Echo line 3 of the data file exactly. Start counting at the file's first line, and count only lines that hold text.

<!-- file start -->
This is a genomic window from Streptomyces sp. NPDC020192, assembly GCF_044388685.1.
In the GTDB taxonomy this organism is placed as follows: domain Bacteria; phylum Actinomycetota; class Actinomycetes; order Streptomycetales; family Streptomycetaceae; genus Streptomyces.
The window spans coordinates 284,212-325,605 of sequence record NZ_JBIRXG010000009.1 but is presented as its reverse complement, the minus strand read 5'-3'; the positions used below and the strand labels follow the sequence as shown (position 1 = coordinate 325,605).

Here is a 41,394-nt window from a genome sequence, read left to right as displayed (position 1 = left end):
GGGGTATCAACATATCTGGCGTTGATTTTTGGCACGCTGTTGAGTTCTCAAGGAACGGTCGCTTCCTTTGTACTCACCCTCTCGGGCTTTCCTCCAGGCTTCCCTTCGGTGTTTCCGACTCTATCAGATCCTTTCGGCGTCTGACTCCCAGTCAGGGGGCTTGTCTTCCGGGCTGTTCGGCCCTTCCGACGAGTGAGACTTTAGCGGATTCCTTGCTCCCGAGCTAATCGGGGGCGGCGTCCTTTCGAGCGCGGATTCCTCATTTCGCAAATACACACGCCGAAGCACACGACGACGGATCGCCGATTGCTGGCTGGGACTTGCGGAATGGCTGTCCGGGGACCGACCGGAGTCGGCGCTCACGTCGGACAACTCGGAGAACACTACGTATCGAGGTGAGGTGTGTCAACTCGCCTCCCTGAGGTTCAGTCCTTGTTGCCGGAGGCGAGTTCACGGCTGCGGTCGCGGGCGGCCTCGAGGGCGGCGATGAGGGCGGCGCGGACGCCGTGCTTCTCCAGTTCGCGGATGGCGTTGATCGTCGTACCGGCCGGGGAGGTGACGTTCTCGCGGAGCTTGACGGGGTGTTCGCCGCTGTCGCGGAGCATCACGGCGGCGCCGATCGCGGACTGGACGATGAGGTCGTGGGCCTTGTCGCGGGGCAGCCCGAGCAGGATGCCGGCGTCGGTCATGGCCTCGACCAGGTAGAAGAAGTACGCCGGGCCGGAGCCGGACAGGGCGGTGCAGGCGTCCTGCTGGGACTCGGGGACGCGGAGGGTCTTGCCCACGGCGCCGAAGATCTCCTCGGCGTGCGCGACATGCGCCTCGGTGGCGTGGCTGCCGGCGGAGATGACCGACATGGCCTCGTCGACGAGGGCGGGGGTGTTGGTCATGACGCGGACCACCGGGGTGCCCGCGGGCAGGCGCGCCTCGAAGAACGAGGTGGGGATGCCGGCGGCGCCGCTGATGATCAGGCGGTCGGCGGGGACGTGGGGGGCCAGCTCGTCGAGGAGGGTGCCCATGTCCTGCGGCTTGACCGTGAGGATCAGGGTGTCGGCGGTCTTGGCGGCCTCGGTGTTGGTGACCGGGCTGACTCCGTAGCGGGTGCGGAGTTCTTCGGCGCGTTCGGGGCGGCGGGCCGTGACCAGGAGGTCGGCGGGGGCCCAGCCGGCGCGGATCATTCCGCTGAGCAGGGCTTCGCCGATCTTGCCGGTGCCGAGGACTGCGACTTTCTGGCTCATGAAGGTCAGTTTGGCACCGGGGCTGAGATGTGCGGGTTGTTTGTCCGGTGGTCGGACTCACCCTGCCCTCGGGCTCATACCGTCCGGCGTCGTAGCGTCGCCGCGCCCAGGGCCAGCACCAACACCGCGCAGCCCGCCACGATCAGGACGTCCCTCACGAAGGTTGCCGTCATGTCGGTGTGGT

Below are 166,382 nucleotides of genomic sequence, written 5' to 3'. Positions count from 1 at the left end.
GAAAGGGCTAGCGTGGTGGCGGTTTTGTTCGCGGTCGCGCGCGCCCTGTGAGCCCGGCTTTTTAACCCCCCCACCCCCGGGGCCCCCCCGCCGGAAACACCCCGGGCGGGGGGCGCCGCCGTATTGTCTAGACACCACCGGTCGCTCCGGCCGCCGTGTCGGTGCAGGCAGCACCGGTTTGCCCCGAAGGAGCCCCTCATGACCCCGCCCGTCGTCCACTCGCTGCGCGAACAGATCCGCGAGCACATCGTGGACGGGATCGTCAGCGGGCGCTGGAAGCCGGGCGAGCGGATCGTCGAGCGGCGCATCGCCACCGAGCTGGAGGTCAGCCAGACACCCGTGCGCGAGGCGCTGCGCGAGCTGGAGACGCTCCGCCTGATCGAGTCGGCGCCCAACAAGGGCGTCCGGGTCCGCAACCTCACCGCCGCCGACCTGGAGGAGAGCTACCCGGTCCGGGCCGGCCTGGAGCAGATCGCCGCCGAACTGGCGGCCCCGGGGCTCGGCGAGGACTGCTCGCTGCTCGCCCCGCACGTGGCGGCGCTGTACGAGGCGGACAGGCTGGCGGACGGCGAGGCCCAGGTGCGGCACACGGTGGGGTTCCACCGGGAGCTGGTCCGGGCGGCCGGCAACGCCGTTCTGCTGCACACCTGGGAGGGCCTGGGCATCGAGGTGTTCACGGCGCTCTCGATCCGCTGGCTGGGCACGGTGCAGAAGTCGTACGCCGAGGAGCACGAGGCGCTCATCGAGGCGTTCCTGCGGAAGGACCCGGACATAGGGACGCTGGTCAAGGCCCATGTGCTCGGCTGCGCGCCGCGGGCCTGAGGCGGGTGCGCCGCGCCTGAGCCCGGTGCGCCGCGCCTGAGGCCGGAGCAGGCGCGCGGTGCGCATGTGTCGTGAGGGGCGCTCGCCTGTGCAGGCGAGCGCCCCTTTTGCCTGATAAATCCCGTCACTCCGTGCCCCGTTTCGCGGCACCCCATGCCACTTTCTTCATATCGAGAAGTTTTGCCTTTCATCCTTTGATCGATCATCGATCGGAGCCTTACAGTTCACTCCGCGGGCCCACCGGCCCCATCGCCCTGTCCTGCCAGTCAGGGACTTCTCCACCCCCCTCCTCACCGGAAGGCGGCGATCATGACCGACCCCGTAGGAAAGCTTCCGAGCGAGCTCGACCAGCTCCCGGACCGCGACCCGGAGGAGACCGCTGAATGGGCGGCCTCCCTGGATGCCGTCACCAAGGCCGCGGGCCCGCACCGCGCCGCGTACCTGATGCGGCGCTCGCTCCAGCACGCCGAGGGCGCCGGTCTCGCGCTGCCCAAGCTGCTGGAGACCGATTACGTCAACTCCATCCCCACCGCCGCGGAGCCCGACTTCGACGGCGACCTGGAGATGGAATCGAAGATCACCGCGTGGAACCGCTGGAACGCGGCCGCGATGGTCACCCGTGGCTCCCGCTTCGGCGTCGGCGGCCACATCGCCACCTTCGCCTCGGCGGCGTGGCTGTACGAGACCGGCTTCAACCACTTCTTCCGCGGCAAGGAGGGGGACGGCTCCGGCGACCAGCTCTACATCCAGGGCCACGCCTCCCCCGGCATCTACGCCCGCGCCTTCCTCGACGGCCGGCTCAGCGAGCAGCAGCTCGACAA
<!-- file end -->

The window spans coordinates 284,212-325,605 of sequence record NZ_JBIRXG010000009.1 but is presented as its reverse complement, the minus strand read 5'-3'; the positions used below and the strand labels follow the sequence as shown (position 1 = coordinate 325,605).